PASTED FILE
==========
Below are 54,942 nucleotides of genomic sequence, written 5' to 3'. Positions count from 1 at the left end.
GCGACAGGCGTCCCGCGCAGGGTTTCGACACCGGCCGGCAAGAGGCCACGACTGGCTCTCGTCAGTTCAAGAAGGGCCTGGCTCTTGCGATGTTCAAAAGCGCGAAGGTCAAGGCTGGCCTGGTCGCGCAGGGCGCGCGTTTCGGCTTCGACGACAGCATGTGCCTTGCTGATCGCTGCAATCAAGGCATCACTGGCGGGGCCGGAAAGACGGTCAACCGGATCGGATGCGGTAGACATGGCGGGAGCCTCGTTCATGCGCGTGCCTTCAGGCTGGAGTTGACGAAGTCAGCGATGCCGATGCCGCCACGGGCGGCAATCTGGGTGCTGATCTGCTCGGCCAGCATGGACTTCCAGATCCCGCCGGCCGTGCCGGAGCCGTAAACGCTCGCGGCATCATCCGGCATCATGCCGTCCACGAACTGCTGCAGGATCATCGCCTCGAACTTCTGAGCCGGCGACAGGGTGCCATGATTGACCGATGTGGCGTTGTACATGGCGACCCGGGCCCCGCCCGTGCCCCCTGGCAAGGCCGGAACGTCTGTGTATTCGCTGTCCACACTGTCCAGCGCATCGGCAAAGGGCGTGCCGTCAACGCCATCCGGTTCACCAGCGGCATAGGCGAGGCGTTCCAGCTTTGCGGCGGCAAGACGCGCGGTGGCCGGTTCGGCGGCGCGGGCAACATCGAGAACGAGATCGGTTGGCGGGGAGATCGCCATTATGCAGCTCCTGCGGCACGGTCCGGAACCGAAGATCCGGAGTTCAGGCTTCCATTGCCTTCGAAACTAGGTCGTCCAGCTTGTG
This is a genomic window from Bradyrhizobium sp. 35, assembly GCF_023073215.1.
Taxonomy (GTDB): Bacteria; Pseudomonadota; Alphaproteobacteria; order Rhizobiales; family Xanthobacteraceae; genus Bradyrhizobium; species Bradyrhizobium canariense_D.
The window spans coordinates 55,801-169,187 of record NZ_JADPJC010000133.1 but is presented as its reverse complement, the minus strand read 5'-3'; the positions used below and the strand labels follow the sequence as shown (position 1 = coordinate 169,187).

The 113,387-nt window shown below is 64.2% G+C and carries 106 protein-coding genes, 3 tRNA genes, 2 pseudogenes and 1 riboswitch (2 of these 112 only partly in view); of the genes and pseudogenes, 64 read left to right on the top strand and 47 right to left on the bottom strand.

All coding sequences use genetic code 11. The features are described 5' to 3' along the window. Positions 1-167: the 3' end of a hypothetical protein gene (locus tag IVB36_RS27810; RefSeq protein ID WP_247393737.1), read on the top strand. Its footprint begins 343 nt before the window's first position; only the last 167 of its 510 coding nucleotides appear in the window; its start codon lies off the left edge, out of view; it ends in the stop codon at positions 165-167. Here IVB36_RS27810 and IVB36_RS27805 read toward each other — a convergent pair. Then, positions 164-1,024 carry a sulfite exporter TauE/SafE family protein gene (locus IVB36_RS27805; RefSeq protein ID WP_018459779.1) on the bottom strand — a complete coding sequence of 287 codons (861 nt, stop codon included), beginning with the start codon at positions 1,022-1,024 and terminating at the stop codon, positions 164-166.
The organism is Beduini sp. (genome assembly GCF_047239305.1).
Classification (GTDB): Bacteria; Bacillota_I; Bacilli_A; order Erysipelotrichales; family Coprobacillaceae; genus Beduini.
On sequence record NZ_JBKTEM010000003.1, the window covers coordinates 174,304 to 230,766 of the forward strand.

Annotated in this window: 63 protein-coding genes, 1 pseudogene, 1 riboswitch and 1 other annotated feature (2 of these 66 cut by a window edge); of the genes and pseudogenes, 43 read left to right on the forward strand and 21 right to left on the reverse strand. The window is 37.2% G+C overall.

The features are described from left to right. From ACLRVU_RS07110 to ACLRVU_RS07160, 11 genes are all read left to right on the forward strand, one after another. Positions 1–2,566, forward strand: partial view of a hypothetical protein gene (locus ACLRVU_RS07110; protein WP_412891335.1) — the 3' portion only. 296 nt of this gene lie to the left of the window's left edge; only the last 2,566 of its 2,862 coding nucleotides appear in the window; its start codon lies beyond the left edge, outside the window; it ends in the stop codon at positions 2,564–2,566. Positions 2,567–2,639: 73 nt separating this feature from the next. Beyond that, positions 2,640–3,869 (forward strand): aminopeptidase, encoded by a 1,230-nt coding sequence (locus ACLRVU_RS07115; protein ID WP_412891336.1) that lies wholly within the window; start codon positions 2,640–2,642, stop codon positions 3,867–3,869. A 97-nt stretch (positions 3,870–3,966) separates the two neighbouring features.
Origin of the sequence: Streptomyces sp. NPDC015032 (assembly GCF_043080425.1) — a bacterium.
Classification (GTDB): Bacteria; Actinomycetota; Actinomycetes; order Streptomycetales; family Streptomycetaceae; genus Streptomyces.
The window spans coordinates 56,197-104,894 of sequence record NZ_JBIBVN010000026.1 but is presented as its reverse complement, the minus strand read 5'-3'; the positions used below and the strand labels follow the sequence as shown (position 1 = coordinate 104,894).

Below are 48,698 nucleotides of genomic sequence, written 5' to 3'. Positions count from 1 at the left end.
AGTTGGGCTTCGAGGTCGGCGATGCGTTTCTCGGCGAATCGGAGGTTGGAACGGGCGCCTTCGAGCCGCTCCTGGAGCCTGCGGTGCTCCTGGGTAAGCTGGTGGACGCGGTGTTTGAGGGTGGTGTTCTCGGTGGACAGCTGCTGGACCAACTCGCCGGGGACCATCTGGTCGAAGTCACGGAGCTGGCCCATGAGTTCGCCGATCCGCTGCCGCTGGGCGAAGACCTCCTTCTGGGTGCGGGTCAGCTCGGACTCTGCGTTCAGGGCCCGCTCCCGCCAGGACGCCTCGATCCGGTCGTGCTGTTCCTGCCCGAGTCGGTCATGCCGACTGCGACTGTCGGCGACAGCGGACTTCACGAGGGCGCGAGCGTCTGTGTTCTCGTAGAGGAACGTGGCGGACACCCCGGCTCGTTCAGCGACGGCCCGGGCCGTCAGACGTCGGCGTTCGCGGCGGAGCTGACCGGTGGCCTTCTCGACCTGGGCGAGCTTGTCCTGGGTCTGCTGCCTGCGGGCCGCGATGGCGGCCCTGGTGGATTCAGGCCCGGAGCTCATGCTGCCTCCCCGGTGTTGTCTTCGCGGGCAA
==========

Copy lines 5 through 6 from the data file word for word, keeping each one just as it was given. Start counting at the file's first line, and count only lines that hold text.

The window spans coordinates 55,801-169,187 of record NZ_JADPJC010000133.1 but is presented as its reverse complement, the minus strand read 5'-3'; the positions used below and the strand labels follow the sequence as shown (position 1 = coordinate 169,187).

The 113,387-nt window shown below is 64.2% G+C and carries 106 protein-coding genes, 3 tRNA genes, 2 pseudogenes and 1 riboswitch (2 of these 112 only partly in view); of the genes and pseudogenes, 64 read left to right on the top strand and 47 right to left on the bottom strand.